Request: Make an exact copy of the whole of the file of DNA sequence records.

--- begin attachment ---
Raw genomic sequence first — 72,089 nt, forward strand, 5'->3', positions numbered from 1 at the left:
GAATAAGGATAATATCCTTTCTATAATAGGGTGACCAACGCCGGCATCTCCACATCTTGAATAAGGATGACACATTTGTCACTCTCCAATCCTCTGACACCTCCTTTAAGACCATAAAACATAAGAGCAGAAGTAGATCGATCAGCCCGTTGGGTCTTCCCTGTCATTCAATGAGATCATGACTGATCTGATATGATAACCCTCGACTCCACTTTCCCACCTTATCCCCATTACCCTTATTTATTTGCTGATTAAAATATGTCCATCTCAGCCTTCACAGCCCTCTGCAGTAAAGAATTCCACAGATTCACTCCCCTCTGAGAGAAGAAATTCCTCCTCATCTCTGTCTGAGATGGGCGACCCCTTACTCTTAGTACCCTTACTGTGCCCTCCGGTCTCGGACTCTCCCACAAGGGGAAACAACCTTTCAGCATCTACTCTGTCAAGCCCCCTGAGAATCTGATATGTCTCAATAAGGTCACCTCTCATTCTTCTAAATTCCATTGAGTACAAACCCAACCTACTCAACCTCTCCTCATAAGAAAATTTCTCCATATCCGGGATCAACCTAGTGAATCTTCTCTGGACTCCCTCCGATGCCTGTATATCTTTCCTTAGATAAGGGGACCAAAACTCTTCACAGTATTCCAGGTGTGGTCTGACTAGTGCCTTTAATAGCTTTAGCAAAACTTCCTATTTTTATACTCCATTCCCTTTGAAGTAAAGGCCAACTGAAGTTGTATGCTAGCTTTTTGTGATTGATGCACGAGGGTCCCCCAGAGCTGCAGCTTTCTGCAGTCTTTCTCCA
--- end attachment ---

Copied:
Raw genomic sequence first — 72,089 nt, forward strand, 5'->3', positions numbered from 1 at the left:
GAATAAGGATAATATCCTTTCTATAATAGGGTGACCAACGCCGGCATCTCCACATCTTGAATAAGGATGACACATTTGTCACTCTCCAATCCTCTGACACCTCCTTTAAGACCATAAAACATAAGAGCAGAAGTAGATCGATCAGCCCGTTGGGTCTTCCCTGTCATTCAATGAGATCATGACTGATCTGATATGATAACCCTCGACTCCACTTTCCCACCTTATCCCCATTACCCTTATTTATTTGCTGATTAAAATATGTCCATCTCAGCCTTCACAGCCCTCTGCAGTAAAGAATTCCACAGATTCACTCCCCTCTGAGAGAAGAAATTCCTCCTCATCTCTGTCTGAGATGGGCGACCCCTTACTCTTAGTACCCTTACTGTGCCCTCCGGTCTCGGACTCTCCCACAAGGGGAAACAACCTTTCAGCATCTACTCTGTCAAGCCCCCTGAGAATCTGATATGTCTCAATAAGGTCACCTCTCATTCTTCTAAATTCCATTGAGTACAAACCCAACCTACTCAACCTCTCCTCATAAGAAAATTTCTCCATATCCGGGATCAACCTAGTGAATCTTCTCTGGACTCCCTCCGATGCCTGTATATCTTTCCTTAGATAAGGGGACCAAAACTCTTCACAGTATTCCAGGTGTGGTCTGACTAGTGCCTTTAATAGCTTTAGCAAAACTTCCTATTTTTATACTCCATTCCCTTTGAAGTAAAGGCCAACTGAAGTTGTATGCTAGCTTTTTGTGATTGATGCACGAGGGTCCCCCAGAGCTGCAGCTTTCTGCAGTCTTTCTCCA